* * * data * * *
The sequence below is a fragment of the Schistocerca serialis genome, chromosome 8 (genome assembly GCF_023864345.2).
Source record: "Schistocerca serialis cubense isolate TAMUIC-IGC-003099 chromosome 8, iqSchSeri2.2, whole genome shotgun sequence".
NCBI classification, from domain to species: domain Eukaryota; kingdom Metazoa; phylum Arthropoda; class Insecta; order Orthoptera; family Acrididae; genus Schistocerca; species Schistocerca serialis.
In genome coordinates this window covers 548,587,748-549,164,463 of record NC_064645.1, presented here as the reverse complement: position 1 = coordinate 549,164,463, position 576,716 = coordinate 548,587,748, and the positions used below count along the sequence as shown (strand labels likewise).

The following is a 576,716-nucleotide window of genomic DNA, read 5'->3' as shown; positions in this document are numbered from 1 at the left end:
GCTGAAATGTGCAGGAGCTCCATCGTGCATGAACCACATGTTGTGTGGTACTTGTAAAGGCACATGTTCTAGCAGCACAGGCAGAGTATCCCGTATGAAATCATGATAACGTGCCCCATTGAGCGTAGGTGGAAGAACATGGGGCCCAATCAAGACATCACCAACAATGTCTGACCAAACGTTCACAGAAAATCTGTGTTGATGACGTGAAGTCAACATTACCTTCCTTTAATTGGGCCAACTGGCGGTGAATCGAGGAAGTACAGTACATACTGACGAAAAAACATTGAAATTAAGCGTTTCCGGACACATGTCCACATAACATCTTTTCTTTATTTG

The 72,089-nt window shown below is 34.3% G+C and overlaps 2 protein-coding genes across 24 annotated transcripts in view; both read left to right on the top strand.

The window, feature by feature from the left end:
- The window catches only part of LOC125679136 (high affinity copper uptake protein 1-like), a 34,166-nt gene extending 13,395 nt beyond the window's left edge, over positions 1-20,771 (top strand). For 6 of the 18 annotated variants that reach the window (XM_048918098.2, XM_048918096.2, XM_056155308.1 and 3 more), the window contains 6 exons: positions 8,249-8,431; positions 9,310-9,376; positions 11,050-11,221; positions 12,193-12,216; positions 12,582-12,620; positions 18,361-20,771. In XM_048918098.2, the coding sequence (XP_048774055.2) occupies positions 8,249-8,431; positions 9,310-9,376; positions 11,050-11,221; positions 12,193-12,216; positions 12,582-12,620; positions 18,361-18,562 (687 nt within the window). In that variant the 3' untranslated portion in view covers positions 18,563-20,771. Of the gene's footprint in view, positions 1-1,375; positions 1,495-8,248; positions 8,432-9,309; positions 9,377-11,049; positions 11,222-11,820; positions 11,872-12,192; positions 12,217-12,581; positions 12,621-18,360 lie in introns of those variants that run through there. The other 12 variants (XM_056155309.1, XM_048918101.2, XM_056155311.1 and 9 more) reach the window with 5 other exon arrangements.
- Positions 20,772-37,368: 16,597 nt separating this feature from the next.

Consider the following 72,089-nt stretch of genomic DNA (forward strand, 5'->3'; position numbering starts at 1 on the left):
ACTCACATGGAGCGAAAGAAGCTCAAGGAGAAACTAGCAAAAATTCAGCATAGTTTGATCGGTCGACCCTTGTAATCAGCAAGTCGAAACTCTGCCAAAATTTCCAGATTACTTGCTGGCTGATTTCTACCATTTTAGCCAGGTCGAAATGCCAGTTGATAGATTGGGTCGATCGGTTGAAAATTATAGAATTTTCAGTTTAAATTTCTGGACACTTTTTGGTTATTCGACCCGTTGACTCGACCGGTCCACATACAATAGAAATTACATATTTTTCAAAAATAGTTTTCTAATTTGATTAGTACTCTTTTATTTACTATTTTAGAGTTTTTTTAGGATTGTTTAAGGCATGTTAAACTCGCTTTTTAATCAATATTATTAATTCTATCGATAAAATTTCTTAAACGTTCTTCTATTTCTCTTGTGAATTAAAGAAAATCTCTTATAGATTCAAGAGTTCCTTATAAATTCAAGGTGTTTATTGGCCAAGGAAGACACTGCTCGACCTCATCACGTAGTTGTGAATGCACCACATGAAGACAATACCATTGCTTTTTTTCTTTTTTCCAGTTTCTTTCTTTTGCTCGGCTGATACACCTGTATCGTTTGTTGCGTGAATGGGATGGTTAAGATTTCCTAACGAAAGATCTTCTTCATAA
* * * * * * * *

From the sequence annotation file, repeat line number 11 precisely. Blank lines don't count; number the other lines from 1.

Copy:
Consider the following 72,089-nt stretch of genomic DNA (forward strand, 5'->3'; position numbering starts at 1 on the left):